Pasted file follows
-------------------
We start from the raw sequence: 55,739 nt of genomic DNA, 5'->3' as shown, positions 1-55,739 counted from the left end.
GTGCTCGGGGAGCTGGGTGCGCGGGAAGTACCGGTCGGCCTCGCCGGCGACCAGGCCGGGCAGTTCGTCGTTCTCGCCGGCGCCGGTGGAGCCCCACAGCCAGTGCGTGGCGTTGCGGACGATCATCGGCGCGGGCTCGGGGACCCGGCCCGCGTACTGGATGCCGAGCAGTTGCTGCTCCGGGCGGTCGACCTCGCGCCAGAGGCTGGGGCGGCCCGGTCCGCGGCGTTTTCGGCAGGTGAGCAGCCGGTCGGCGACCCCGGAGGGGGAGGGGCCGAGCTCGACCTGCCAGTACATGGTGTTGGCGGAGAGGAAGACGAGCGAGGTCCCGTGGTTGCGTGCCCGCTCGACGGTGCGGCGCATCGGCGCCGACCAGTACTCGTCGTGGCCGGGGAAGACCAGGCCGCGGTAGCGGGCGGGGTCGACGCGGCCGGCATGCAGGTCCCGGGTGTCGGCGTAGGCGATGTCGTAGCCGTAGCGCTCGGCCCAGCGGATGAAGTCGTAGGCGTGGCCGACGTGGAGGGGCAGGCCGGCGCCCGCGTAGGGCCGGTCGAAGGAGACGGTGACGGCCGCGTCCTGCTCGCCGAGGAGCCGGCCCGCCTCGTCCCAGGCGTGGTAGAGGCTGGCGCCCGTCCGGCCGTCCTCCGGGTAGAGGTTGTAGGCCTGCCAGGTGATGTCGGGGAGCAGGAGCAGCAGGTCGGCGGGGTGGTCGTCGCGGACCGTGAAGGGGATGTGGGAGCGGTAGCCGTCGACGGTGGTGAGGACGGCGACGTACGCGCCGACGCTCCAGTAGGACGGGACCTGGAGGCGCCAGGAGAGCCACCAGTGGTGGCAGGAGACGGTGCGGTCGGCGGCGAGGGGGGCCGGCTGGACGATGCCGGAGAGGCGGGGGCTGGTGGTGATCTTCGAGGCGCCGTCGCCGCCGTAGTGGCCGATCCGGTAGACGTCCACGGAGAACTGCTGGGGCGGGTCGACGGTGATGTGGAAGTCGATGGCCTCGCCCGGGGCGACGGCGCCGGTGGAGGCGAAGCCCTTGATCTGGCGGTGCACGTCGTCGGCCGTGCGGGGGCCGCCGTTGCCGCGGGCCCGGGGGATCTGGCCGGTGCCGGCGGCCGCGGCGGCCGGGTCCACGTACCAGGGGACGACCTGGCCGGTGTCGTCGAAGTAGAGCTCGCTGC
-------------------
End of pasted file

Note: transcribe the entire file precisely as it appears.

We start from the raw sequence: 55,739 nt of genomic DNA, 5'->3' as shown, positions 1-55,739 counted from the left end.
GTGCTCGGGGAGCTGGGTGCGCGGGAAGTACCGGTCGGCCTCGCCGGCGACCAGGCCGGGCAGTTCGTCGTTCTCGCCGGCGCCGGTGGAGCCCCACAGCCAGTGCGTGGCGTTGCGGACGATCATCGGCGCGGGCTCGGGGACCCGGCCCGCGTACTGGATGCCGAGCAGTTGCTGCTCCGGGCGGTCGACCTCGCGCCAGAGGCTGGGGCGGCCCGGTCCGCGGCGTTTTCGGCAGGTGAGCAGCCGGTCGGCGACCCCGGAGGGGGAGGGGCCGAGCTCGACCTGCCAGTACATGGTGTTGGCGGAGAGGAAGACGAGCGAGGTCCCGTGGTTGCGTGCCCGCTCGACGGTGCGGCGCATCGGCGCCGACCAGTACTCGTCGTGGCCGGGGAAGACCAGGCCGCGGTAGCGGGCGGGGTCGACGCGGCCGGCATGCAGGTCCCGGGTGTCGGCGTAGGCGATGTCGTAGCCGTAGCGCTCGGCCCAGCGGATGAAGTCGTAGGCGTGGCCGACGTGGAGGGGCAGGCCGGCGCCCGCGTAGGGCCGGTCGAAGGAGACGGTGACGGCCGCGTCCTGCTCGCCGAGGAGCCGGCCCGCCTCGTCCCAGGCGTGGTAGAGGCTGGCGCCCGTCCGGCCGTCCTCCGGGTAGAGGTTGTAGGCCTGCCAGGTGATGTCGGGGAGCAGGAGCAGCAGGTCGGCGGGGTGGTCGTCGCGGACCGTGAAGGGGATGTGGGAGCGGTAGCCGTCGACGGTGGTGAGGACGGCGACGTACGCGCCGACGCTCCAGTAGGACGGGACCTGGAGGCGCCAGGAGAGCCACCAGTGGTGGCAGGAGACGGTGCGGTCGGCGGCGAGGGGGGCCGGCTGGACGATGCCGGAGAGGCGGGGGCTGGTGGTGATCTTCGAGGCGCCGTCGCCGCCGTAGTGGCCGATCCGGTAGACGTCCACGGAGAACTGCTGGGGCGGGTCGACGGTGATGTGGAAGTCGATGGCCTCGCCCGGGGCGACGGCGCCGGTGGAGGCGAAGCCCTTGATCTGGCGGTGCACGTCGTCGGCCGTGCGGGGGCCGCCGTTGCCGCGGGCCCGGGGGATCTGGCCGGTGCCGGCGGCCGCGGCGGCCGGGTCCACGTACCAGGGGACGACCTGGCCGGTGTCGTCGAAGTAGAGCTCGCTGC